World Cup South Africa 2010: Catching fire

Higuaín completes his hat-trick

Well, it’s fair to say the sceptics didn’t expect this. The noises coming from the Argentina camp about team unity and just needing to spend some time together look like they weren’t just hot air – on Saturday the selección played a match that was meant to be much harder than their opener, and it ended in a thrashing, Diego Maradona’s men running out 4-1 winners over South Korea with Gonzalo Higuaín – who didn’t even play that well – scoring a hat trick. It wasn’t perfect by any means, but it was another highly impressive performances, and some of us (yes, ‘us’, I’m not denying my own inclusion) who didn’t think Argentina could possibly go beyond the quarter-finals will be revising our predictions upwards if this carries on.

Higuaín’s hat trick came, ironically, in perhaps the worst performance he’s put in for the national side. He was able to miss another good chance early on, but after the scoring had been opened for Argentina thanks to an own goal from Park Chu-Young after sixteen minutes, he slipped into gear. Higuaín’s first and Argentina’s second was a downward header which, really, Jung Sung-Ryong in the Korean goal should have saved, but it found its way through at the near post and Argentina had a two goal lead. Following Walter Samuel’s injury – a thigh strain he was already carrying going into the game flared up again and he was replaced with Nicolás Burdisso – Martín Demichelis made a hash of controlling the ball, and Lee Chung-Yong capitalised to give South Korea a lifeline on the stroke of half time. Argentina led 2-1.

In the second half, Higuaín added two more, both of them tap-ins, but the simpleness of the finishes belied the incredibly approach play as Lionel Messi, superb again, combined brilliantly with Carlos Tevez and, after the Manchester City man was taken off, his replacement Sergio Agüero to help set Higuaín up. The final goal was perhaps the best of the World Cup so far. Messi was again unlucky not to get on the scoresheet himself – Higuaín’s second came after Messi had hit the post, and La Pulga came within inches of scoring on two occasions – either one, had it gone in, would have been a contender for goal of the tournament.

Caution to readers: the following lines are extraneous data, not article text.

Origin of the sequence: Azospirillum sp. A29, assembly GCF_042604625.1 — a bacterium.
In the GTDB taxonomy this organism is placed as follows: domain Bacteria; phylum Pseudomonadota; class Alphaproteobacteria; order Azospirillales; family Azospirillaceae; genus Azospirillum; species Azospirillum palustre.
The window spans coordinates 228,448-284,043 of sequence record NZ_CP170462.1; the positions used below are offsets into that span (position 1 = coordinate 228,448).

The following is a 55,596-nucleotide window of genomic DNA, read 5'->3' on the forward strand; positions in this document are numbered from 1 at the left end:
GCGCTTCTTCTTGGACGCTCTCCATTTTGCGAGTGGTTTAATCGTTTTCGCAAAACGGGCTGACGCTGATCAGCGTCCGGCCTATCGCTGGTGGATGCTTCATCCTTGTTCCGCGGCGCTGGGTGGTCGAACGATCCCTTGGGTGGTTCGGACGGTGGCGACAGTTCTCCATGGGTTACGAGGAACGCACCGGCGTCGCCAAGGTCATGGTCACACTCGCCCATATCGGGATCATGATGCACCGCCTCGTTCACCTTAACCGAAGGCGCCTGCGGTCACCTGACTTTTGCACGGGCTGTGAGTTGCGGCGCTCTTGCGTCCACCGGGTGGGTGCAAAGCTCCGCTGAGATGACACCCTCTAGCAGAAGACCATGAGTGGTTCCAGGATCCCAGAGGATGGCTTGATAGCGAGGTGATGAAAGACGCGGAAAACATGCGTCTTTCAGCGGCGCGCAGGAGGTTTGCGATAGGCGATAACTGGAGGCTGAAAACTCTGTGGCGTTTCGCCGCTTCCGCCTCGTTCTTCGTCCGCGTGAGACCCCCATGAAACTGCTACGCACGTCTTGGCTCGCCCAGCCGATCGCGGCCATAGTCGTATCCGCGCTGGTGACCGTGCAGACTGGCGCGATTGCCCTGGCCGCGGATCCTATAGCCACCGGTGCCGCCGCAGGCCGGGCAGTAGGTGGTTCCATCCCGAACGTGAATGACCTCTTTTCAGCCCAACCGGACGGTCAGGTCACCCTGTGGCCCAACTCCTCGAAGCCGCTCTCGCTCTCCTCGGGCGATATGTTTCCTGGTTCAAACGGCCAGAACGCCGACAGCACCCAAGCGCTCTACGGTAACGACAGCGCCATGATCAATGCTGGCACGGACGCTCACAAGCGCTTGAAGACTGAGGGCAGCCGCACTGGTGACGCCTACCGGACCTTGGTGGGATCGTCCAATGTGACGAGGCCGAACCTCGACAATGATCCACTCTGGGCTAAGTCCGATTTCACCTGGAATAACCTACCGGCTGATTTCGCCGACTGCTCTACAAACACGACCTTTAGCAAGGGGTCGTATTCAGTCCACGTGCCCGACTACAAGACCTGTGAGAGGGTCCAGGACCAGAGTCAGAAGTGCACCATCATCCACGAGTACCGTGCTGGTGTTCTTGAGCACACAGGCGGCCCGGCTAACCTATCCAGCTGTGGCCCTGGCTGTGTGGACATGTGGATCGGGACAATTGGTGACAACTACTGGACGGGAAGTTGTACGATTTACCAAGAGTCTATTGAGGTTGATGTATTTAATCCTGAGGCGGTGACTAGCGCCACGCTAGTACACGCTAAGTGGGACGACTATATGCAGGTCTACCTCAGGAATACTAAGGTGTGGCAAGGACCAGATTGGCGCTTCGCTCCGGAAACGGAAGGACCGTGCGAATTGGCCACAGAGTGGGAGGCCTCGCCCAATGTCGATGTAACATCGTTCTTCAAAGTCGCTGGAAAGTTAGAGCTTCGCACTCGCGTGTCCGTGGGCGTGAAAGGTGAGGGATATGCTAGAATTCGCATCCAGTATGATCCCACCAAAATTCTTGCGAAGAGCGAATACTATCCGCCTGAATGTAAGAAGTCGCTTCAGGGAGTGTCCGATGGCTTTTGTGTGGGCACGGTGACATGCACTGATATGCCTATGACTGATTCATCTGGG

It wasn’t a flawless performance. Jonás Gutiérrez got, as predicted, more protection from Maxi Rodríguez than he had from Seba Verón on Saturday against Nigeria, but was still sufficiently stretched to pick up a second yellow card which rules him out of the decisive group game against Greece on Tuesday. Demichelis’s error for the South Korean goal was only the most visible part of his underwhelming performance – in the second half South Korea attacked down the right, cutting between Gabriel Heinze’s and Demichelis’s zones of defence, and Yeom Ki-Hun flashed a shot wide when he should really have equalised. None the less, it was a more clinical display than against Nigeria, and the momentum now seems to be building nicely.

Messi’s performance demonstrated, if anyone had doubted it, that he’s now arrived in an Argentina shirt and that Saturday’s game wasn’t just a flash in the pan, and Ángel Di María was a big improvement (if still not exactly spectacular). Man of the match though has to be Carlos Tevez – even if the official FIFA award went to the player who scored the most goals, Higuaín – who showed all the good bits of his performance against Nigeria but cut out the overhit passes and spells of relative anonymity which had slightly dragged down that otherwise excellent showing.

Greece’s comeback (the first of this World Cup) to beat Nigeria 2-1 means Argentina can still go out, but it will take an almighty swing in the goal difference of the group. Maradona’s men are all but through, and will play Greece on Tuesday knowing that a point will confirm their position as group winners. Their most likely opponents, then, in the round of sixteen? It’ll be either a rematch of the 2006 epic against Mexico, or the clásico rioplatense against Uruguay on the world stage.

World Cup South Africa 2010, Group B, Thursday 17th June: Argentina 4 – 1 South Korea

A postscript: Gonzalo Higuaín is only the third Argentine to score a hat-trick in a World Cup Finals. The men who did it previously were Guillermo Stábile, against Mexico at Uruguay 1930, and Gabriel Batistuta on two occasions, against Greece at USA 94 and Jamaica at France 98.

It’s also worth bearing in mind that South Korean journalists were strongly critical of the manager Huh Jung-Moo in the build-up to the game. From the team’s training sessions, it had seemed that after beating Greece the Koreans returned to training the next day and immediately started preparing to play Nigeria, having apparently decided they weren’t going to get anything from Argentina anyway. All the same, they had only two shots fewer than Argentina – the difference was Argentina got five of theirs on target, whereas South Korea could manage only two…